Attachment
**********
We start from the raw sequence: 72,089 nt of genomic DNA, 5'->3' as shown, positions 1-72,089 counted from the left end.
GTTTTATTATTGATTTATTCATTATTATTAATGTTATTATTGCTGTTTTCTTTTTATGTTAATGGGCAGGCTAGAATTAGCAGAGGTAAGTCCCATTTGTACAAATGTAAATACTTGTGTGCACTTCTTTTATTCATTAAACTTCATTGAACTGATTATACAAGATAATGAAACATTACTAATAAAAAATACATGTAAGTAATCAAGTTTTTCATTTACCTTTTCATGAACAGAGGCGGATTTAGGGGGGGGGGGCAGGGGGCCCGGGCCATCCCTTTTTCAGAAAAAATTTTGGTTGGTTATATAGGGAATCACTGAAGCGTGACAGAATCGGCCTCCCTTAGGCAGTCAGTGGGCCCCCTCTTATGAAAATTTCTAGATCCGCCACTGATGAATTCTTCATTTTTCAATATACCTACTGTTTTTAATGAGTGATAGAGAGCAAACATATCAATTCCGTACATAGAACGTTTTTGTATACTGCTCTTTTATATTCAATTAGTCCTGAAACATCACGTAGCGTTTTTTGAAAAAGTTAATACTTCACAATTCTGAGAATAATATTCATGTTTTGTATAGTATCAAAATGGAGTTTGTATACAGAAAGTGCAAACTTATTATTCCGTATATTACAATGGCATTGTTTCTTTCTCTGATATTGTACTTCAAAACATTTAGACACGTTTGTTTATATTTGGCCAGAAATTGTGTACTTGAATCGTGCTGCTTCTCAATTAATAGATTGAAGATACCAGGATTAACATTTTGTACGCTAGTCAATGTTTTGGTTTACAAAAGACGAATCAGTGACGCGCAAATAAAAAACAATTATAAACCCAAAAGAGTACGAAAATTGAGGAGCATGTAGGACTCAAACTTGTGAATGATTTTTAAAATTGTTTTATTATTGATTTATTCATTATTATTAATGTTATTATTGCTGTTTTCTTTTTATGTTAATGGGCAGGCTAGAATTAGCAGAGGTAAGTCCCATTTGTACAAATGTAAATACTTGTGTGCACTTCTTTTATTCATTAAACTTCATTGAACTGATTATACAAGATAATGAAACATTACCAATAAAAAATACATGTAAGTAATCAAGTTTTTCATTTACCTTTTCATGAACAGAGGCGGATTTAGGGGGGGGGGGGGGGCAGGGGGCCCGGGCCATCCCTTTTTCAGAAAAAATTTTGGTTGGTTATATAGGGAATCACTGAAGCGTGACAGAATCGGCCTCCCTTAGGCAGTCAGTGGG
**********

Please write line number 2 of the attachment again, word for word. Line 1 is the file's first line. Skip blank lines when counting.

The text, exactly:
GTTTTATTATTGATTTATTCATTATTATTAATGTTATTATTGCTGTTTTCTTTTTATGTTAATGGGCAGGCTAGAATTAGCAGAGGTAAGTCCCATTTGTACAAATGTAAATACTTGTGTGCACTTCTTTTATTCATTAAACTTCATTGAACTGATTATACAAGATAATGAAACATTACTAATAAAAAATACATGTAAGTAATCAAGTTTTTCATTTACCTTTTCATGAACAGAGGCGGATTTAGGGGGGGGGGGCAGGGGGCCCGGGCCATCCCTTTTTCAGAAAAAATTTTGGTTGGTTATATAGGGAATCACTGAAGCGTGACAGAATCGGCCTCCCTTAGGCAGTCAGTGGGCCCCCTCTTATGAAAATTTCTAGATCCGCCACTGATGAATTCTTCATTTTTCAATATACCTACTGTTTTTAATGAGTGATAGAGAGCAAACATATCAATTCCGTACATAGAACGTTTTTGTATACTGCTCTTTTATATTCAATTAGTCCTGAAACATCACGTAGCGTTTTTTGAAAAAGTTAATACTTCACAATTCTGAGAATAATATTCATGTTTTGTATAGTATCAAAATGGAGTTTGTATACAGAAAGTGCAAACTTATTATTCCGTATATTACAATGGCATTGTTTCTTTCTCTGATATTGTACTTCAAAACATTTAGACACGTTTGTTTATATTTGGCCAGAAATTGTGTACTTGAATCGTGCTGCTTCTCAATTAATAGATTGAAGATACCAGGATTAACATTTTGTACGCTAGTCAATGTTTTGGTTTACAAAAGACGAATCAGTGACGCGCAAATAAAAAACAATTATAAACCCAAAAGAGTACGAAAATTGAGGAGCATGTAGGACTCAAACTTGTGAATGATTTTTAAAATTGTTTTATTATTGATTTATTCATTATTATTAATGTTATTATTGCTGTTTTCTTTTTATGTTAATGGGCAGGCTAGAATTAGCAGAGGTAAGTCCCATTTGTACAAATGTAAATACTTGTGTGCACTTCTTTTATTCATTAAACTTCATTGAACTGATTATACAAGATAATGAAACATTACCAATAAAAAATACATGTAAGTAATCAAGTTTTTCATTTACCTTTTCATGAACAGAGGCGGATTTAGGGGGGGGGGGGGGGCAGGGGGCCCGGGCCATCCCTTTTTCAGAAAAAATTTTGGTTGGTTATATAGGGAATCACTGAAGCGTGACAGAATCGGCCTCCCTTAGGCAGTCAGTGGG